British Wildlife Wiki

The Bittern (Botaurus stellaris) is a wading bird of the heron family.


Bitterns are thickset herons with bright, pale, buffy-brown plumage covered with dark streaks and bars. The Eurasian or Great Bittern is 69-81 cm (24"-34") in length, with a 100-130 cm wingspan, although their most distinctive feature is the males booming call in spring.

They often stand still for long periods in reedbeds, they're streaked plumage making them hard to spot through the reeds which they blend in perfectly with.


Bitterns feed on fish, eels, amphibians and invertebrates, hunting along the reed margins in shallow water.


Bittern -


Males are polygamous with each mating with up to five females. The nest is built in the previous year's standing reeds and consists of a platform some 30 cm across. Four or five eggs are laid in late March and April and incubated by the female bird. After hatching, the chicks spend about two weeks in the nest and then disperse amongst the reeds.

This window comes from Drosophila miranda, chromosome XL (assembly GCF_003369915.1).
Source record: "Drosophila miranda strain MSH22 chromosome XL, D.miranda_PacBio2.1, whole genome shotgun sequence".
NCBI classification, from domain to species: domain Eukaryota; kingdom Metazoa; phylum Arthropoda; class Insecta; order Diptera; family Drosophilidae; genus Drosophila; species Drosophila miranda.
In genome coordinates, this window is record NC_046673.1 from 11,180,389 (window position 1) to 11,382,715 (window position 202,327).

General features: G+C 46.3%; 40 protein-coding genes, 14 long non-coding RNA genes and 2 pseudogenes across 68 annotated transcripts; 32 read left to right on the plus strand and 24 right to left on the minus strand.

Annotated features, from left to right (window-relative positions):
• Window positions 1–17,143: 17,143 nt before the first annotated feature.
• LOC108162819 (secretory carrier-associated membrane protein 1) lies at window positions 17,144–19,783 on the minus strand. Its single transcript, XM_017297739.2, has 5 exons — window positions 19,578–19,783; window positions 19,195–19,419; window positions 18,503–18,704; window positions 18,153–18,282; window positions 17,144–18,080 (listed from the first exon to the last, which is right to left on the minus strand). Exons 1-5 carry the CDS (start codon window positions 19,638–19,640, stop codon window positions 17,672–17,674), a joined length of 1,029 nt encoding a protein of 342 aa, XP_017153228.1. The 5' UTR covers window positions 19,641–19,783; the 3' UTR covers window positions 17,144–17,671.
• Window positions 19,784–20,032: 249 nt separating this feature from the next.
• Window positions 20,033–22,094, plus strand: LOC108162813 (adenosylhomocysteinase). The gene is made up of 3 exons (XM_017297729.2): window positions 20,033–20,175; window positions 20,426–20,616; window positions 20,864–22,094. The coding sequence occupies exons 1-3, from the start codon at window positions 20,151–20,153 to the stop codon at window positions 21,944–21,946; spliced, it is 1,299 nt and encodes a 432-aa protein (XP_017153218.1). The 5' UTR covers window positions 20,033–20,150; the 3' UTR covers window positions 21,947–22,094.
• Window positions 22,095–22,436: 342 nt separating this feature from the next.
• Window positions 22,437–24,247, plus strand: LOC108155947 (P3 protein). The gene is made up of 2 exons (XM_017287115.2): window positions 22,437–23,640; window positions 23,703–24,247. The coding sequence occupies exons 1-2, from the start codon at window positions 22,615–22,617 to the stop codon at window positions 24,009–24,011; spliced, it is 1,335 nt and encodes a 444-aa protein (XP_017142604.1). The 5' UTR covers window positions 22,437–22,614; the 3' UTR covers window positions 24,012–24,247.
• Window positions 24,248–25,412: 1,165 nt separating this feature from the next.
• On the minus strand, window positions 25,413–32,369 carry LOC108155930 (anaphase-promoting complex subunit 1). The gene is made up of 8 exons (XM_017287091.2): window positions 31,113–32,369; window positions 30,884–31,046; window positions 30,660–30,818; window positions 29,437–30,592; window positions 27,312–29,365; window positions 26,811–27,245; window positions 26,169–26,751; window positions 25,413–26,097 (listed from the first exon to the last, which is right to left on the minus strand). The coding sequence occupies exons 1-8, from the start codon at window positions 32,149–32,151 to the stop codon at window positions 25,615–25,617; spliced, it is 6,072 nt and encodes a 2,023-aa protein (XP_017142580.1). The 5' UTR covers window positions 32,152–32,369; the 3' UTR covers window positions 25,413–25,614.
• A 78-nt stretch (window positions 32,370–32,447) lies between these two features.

It is declining in much of its temperate European and Asian range. It is resident in the milder west and south, but migrates south from areas where the water freezes in winter.

In the UK, the main areas are Lancashire and East Anglia with an estimated 44 breeding pairs. Europe as a whole is estimated at 20-44,000 males.


This bittern is usually well-hidden in Phragmites reedbeds. Usually solitary, it walks stealthily seeking fish, frogs, small mammals and insects. If it senses that it has been seen, it becomes motionless, with its bill pointed upward, causing it to blend into the reeds. It is most active at dawn and dusk.

Its folk names include "barrel-maker", "bog-bull", "bog hen", "bog-trotter", and "butterbump", mire drum, mostly refer to the mating call of the male, which is a deep fog-horn or bull-like boom, easily audible from a distance of 2 miles on a calm night. The Latin for bittern, Botaurus, also refers to the bull. The other part of its scientific name, stellata is the Latin for starry, in reference to its plumage.

Surveys of Eurasian Bitterns are carried out by noting the number of distinct male booms in a given area, these booms can travel for around 5 km.

The Eurasian Bittern is one of the species to which the Agreement on the Conservation of African-Eurasian Migratory Waterbirds (AEWA) applies.





Bittern by Richard Claxton -